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Compost FAQ

Compost Is The Cornerstone Of Organic Gardening

If you want to ‘Grow Your Own’, there’s no better place to start.

The finished product is rich, dark, crumbly, and sweet-smelling. It is made of recycled garden and kitchen waste, and can also include paper products. It is used to feed and condition the soil and in making potting mixes. Around 40 percent of the average dustbin contents are suitable for home composting so it helps cut down on landfills too. Making compost is often considered to be complex but all you need to do is provide the right ingredients and let nature do the rest however, a little know-how will help you make better compost, more efficiently.

There are several options for composting.

  1. Pre-made bins. There are a variety of bins on the market some have turners to make the turning easier. They look neater, as well.
  2. DIY bins. You can just build your own out of pallets or block. You will need to self turn these with a rake or shovel.
  3. Start a heap and cover it over with some polythene or cardboard. You will need to turn the piles manually though often these are a fast compost method.

Easily accessible with no gaps in the sides. One employee created a bin from pallets and used weed fabric stapled on the inside to keep it breathable and items inside the bin. Place it in a sunny or partially sunny area. You can easily place it directly on the ground.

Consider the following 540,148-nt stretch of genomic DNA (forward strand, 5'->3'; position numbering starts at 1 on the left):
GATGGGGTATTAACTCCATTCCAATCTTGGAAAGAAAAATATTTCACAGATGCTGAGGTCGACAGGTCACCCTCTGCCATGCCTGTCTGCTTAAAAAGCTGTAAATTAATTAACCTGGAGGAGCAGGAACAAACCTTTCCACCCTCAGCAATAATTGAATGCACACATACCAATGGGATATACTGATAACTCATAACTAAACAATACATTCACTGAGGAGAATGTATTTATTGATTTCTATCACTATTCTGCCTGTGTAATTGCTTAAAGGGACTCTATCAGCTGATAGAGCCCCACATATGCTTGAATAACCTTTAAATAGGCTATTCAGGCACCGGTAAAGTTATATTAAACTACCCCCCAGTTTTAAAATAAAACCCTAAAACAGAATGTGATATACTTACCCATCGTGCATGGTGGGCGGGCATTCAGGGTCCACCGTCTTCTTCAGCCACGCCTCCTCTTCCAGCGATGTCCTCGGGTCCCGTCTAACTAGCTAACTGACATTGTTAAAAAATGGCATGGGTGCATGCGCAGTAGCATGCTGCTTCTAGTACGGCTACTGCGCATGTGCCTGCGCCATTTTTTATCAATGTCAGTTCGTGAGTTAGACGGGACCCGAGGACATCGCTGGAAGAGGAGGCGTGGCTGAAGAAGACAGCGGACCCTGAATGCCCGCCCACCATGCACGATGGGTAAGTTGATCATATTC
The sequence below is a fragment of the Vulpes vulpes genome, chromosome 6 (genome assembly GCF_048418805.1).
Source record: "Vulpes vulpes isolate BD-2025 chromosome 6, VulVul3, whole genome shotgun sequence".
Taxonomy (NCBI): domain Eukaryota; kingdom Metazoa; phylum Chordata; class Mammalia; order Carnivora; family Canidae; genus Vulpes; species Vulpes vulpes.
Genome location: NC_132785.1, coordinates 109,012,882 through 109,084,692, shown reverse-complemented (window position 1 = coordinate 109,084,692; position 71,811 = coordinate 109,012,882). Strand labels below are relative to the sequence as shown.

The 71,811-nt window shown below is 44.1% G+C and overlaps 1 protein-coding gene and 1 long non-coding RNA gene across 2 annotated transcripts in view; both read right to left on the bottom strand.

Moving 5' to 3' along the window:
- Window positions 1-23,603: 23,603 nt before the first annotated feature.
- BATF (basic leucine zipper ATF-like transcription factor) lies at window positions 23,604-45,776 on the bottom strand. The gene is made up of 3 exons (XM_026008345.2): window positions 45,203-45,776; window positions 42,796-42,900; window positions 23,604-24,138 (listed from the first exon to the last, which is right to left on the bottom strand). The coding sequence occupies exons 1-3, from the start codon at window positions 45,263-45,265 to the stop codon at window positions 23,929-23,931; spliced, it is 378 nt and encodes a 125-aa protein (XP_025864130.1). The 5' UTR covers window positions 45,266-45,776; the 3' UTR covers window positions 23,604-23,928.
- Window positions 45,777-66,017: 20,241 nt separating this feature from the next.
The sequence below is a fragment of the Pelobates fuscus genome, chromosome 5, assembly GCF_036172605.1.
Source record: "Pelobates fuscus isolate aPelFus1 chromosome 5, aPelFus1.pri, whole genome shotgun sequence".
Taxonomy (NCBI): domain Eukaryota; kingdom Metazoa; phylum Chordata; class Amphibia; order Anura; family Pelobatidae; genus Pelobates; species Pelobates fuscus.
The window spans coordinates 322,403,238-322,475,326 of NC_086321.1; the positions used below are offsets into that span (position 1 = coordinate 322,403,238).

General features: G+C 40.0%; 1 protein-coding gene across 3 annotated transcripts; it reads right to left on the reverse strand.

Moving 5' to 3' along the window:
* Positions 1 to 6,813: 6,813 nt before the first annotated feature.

Anything that was once living will compost. For best results, use a mixture of ingredient types. The rough guide is "green" and "brown" ratio of 3 parts brown to 1 part green.

Brown: Best when chipped/shredded into smaller pieces for easier and quicker decomposition. Wood shavings, straw, non-glossy paper, leaves, small twigs, newspaper, coffee/tea filters, cardboard (that is not glossy)

Green: grass clippings, coffee/tea grounds, vegetable and fruit scraps, eggshells, trimmings from your annual/perennial plants, manure from animals such as horses, chickens, cows, & rabbits.

‘Greens’ or nitrogen rich ingredients -Urine (diluted with water 20:1) -Comfrey leaves -Nettles -Grass cuttings